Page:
If a lodge is a symbol of the world, and initiation is our birth into the world of Masonry, the cabletow is not unlike the cord which unites a child to its mother at birth; and so it is usually interpreted. Just as the physical cord, when cut, is replaced by a tie of love and obligation between mother and child, so, in one of the most impressive moments of initiation, the cabletow is removed, because the brother, by his oath at the Altar of Obligation, is bound by a tie stronger than any physical cable.
The cabletow is the sign of the pledge of the life of a man. As in his oath he agrees symbolically to forfeit his life if his vow is violated, so, positively, he pledges his life to the service of the Craft. He agrees to go to the aid of a Brother, using all his power on his behalf, “if within the length of his cabletow,” which means, if within the reach of his power. How strange that any one should fail to see symbolical meaning in the cabletow.
The old writers define the length of a cabletow, which they sometimes call a “cables length,” variously. For each Mason the cabletow reaches as far as his moral principles go and his material conditions will allow. Of that distance each must be his own judge, and indeed each does pass judgment upon himself accordingly, by his own acts in aid of others.
The cabletow is part of the preparation of every Freemason in the world and in every ritual it carries a connotation of submission, of humility, of servitude. The length of my cabletow can be regarded as a symbol of the binding covenant I have made. And part of this covenant is a pledge to assist others and in this respect, the length of my cabletow depends on my ability and willingness to fulfill my obligations and I must decide that length for myself. Measurement of service can never be subject to any externally imposed limitation for who else can decide the length of my spiritual ties? How long is my Cabletow? It's as long as I want it to be!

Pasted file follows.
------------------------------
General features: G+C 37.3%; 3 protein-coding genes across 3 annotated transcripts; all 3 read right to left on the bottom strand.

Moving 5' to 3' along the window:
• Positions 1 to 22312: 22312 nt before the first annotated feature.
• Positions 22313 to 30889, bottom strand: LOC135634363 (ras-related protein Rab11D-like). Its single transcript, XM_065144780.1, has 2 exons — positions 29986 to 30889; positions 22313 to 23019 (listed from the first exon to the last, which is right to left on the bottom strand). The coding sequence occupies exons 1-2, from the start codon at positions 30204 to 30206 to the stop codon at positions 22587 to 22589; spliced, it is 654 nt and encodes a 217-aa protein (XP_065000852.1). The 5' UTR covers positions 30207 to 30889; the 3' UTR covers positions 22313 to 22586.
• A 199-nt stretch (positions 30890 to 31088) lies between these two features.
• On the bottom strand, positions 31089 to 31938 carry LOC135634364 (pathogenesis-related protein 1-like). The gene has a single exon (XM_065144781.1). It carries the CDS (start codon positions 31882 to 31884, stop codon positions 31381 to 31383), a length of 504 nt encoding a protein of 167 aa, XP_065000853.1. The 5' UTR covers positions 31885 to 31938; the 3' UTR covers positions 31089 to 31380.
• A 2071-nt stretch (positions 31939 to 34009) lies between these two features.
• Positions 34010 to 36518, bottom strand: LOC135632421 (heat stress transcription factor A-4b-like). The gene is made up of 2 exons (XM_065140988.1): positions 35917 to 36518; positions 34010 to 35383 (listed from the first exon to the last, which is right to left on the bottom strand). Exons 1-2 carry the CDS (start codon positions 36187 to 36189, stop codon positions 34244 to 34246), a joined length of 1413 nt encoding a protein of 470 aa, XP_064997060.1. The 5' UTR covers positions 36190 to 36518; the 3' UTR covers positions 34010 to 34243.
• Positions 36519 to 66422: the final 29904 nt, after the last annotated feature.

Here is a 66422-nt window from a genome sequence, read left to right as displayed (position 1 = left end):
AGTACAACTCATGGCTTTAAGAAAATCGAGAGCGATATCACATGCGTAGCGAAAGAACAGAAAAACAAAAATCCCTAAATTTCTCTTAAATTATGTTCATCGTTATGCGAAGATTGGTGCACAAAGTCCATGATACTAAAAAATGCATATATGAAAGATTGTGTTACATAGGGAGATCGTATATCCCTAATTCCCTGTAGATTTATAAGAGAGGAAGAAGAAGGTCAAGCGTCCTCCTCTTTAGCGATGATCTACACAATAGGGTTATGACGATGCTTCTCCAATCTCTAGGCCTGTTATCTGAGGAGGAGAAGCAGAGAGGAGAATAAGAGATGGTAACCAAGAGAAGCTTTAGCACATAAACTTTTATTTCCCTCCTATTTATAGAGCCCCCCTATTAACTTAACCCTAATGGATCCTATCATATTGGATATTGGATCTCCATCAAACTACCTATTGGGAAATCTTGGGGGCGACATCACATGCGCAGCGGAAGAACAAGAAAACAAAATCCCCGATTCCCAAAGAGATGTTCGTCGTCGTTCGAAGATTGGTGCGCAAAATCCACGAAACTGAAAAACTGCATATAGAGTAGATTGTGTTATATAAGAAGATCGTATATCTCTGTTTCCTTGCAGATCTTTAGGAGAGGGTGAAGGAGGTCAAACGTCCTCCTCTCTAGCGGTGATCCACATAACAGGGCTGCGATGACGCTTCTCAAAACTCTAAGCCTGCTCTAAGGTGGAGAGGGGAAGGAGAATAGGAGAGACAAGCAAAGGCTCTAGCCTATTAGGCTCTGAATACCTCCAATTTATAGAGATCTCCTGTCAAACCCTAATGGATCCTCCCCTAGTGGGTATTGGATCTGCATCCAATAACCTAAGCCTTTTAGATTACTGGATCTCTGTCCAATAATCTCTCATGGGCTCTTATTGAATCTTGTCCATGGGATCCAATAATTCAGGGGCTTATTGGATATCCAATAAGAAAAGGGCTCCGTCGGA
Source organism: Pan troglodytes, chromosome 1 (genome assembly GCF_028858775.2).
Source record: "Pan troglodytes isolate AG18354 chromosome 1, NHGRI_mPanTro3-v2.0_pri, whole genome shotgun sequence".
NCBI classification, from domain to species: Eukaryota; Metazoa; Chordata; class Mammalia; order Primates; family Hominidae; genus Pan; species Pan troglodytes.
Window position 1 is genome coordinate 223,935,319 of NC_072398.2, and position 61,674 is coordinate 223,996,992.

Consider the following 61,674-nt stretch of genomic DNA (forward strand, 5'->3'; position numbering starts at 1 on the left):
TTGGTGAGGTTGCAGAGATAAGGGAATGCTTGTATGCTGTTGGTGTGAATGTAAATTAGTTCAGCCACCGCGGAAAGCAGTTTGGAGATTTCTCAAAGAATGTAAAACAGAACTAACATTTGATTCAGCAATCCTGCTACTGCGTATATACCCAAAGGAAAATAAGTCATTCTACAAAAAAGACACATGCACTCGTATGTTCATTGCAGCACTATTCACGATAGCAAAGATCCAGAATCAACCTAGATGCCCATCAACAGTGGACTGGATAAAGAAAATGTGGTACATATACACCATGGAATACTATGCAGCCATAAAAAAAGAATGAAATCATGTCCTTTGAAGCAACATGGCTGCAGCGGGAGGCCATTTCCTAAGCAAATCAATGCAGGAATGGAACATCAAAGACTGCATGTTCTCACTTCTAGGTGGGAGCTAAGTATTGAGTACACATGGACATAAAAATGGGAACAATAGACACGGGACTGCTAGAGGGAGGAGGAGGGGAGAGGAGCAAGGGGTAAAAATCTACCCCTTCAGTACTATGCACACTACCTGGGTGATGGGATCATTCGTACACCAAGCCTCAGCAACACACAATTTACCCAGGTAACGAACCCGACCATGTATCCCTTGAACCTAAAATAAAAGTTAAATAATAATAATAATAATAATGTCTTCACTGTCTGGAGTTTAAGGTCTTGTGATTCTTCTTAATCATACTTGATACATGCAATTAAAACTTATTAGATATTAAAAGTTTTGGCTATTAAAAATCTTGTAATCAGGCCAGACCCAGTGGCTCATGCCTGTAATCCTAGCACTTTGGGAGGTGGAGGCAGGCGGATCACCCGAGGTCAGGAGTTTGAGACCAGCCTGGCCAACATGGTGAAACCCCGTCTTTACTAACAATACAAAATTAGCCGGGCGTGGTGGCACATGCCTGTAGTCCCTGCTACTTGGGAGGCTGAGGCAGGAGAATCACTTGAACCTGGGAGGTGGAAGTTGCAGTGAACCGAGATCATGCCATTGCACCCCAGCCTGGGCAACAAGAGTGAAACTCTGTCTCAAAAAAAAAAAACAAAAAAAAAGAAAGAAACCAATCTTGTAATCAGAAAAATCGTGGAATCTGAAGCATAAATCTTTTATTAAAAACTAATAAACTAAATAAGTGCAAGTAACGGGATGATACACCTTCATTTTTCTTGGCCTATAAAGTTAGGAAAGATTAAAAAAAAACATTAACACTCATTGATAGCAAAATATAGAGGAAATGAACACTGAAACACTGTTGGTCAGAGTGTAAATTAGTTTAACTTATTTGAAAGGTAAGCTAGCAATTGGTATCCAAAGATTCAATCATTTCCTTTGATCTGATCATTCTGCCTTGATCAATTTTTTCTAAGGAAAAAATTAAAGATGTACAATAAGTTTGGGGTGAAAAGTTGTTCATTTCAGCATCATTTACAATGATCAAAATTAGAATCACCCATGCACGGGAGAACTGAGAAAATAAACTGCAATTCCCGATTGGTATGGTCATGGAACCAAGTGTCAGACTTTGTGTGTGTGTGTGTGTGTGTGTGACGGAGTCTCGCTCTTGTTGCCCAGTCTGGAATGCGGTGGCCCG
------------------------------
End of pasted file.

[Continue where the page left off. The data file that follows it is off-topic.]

According to ancient laws of Freemasonry every brother must attend if he be within the length of his cabletow. Old writers define the length of a cable as three miles, others five to fifty miles. Three miles was generally recognized as a reasonable walking distance. The Master Mason promises to obey all signs and summons sent to him if with in the length of 'my cabletow'.